The next important day in our calendar round will come from combining and permuting a series of dates that were observed in the Civilian calendar or Haab, divided in a period of 360 days, subdivided into 18 “months” of 20 days each, to which one “unlucky” month of only 5 days named Uayeb was added. This is also known as the Vague Year, another repeating cycle of 365 days. The days were numbered from 0 to 19 and the days on the Uayeb “month” were numbered 0-4. These are the “months” on the Vague Year:
But this isn’t all there is to it… All three calendars described above, the Long Count, the Tzolkin and the Haab Calendars are combined to form a 52 year cycle called the Calendar Round. A Calendar Round includes both parts, 4 Ahau, from the Tzolkin, and 8 Cumku from the Haab. The same combination will repeat itself again in 18,980 days, or in exactly 52 of our years. However, to exactly pinpoint a date in time we must know the Long Count Date, expressing the number of Baktuns, Katuns, Tuns, Uinals and Kins elapsed since the zero date to be able to know a precise date! These are found in dates that usually supplement the inscriptions called the secondary series, or distance numbers.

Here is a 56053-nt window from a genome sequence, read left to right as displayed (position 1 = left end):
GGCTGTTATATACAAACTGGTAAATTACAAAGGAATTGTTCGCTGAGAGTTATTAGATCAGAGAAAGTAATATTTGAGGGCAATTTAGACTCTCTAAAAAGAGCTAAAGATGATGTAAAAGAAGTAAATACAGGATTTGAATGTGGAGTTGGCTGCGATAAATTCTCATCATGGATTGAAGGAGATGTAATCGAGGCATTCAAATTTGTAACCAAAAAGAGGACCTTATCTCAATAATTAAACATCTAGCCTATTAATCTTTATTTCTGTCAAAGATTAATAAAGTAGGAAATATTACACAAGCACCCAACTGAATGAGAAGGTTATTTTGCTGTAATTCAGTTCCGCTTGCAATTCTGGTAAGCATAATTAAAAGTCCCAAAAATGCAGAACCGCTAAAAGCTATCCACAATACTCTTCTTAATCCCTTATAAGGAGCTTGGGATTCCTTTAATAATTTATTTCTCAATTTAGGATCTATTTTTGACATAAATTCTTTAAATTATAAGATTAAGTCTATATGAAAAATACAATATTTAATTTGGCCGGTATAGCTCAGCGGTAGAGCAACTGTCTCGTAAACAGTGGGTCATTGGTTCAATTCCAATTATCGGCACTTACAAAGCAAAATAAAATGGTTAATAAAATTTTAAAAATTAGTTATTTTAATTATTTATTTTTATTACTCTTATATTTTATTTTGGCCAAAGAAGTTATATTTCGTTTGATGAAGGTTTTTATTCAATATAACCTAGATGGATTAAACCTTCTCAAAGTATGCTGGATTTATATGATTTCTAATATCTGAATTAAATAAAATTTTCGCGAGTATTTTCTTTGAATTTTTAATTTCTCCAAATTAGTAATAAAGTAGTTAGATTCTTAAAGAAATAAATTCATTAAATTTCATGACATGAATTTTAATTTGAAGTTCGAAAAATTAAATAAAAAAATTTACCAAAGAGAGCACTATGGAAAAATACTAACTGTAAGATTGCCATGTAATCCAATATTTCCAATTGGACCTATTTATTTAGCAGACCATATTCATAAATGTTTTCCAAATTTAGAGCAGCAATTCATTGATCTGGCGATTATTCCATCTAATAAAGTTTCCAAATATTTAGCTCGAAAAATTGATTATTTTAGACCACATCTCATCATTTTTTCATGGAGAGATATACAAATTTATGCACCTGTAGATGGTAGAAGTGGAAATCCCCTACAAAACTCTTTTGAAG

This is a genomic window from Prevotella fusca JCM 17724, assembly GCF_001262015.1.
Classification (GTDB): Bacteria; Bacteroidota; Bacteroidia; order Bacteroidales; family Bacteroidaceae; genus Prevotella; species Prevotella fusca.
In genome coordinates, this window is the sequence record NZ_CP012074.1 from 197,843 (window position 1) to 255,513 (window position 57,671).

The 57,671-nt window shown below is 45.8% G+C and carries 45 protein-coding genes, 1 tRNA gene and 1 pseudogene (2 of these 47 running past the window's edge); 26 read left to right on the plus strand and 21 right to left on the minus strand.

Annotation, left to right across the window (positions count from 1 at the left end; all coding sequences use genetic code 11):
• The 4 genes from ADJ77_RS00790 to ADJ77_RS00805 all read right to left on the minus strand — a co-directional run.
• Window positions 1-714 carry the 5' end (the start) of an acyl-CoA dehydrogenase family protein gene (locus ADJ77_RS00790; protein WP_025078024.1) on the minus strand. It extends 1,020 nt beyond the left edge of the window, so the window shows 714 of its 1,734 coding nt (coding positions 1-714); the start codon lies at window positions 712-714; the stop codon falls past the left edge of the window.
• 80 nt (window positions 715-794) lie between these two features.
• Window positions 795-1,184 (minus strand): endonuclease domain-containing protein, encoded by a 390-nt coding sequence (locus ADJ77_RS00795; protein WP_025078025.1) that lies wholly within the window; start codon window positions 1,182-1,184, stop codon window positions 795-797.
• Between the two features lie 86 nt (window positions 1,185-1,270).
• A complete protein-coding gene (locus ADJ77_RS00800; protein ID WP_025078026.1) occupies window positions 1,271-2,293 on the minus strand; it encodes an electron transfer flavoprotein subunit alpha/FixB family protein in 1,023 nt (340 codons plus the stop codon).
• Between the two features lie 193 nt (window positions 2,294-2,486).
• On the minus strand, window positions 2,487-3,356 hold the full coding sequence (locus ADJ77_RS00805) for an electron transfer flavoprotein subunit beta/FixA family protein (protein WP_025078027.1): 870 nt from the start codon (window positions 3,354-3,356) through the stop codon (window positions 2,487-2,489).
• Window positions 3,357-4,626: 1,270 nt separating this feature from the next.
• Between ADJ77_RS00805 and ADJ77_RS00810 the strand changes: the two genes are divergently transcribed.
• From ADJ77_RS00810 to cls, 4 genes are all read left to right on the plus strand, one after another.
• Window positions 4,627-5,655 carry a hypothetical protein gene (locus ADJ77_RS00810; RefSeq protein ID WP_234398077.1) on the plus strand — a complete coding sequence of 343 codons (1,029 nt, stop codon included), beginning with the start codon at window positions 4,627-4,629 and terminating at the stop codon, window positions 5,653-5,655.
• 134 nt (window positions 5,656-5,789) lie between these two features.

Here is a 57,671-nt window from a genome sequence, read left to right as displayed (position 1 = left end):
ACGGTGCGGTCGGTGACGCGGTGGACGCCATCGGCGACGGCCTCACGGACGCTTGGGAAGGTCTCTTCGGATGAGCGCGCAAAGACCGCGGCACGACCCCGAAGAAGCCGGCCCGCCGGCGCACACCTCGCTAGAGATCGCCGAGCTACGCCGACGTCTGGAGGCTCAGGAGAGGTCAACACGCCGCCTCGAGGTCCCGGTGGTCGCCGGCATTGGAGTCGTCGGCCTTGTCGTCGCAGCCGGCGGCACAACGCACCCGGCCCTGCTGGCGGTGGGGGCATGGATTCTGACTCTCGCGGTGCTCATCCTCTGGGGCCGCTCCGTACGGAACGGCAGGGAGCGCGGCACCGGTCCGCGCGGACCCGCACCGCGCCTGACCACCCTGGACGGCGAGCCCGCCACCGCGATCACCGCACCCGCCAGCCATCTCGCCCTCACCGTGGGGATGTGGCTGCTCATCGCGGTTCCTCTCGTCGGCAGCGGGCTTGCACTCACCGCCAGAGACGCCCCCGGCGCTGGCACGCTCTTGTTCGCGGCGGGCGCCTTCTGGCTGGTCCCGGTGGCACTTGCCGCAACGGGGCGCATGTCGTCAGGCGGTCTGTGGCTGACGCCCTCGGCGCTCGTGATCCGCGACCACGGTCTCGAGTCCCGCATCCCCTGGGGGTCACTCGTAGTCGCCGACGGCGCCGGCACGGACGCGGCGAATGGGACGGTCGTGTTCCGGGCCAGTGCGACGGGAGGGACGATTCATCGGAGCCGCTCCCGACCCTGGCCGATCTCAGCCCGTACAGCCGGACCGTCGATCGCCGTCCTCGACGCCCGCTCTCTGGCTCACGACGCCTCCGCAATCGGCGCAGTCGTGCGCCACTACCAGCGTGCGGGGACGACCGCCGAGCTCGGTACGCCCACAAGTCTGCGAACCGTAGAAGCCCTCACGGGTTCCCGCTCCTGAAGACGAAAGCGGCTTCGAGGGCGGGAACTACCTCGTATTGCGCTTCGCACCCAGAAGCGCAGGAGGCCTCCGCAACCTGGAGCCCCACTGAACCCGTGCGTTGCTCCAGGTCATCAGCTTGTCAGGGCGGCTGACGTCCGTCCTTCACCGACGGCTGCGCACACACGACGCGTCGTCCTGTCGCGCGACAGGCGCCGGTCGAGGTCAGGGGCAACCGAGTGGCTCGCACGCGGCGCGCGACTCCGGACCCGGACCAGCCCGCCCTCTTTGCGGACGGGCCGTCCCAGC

The Maya didn’t devise this calendar, like the origins of their writing, the birth of their calendar may be traced back to the Olmec culture. However, its precision and the impressive degree of advancement are purely the Maya’s responsibility. There are other elements of the Maya's sintaxis that must be necessarily comprehended in order to be able to correctly interpret the movement and concept of time in the Maya's writings. These are named Hel Glyphs, which are accompanied by corresponding distance numbers. A Hel Glyph projects onto historical events whether they be in the past or in the future, these require the reader to read a short independent clause, which refers to ascensions, relating the central character to a family line, but usually referring to a specific time frame within the text. The central character, telling the story, may use a Hel Glyph, and say "In the year 3,113 B.C. my forefathers were present, during the Creation of the World," such as Lord Kan Boar says in legitimating his lineage on Stella 10 of Tikal. The Hel Glyph could also be used to make a prophecy, such as seen in the writings of the Chilaam Balaam of Chumayel. More often, though, the central character will use them to referr to his own and his family's accomplishments, as independent clauses, giving a fuller narrative content to a large body of text.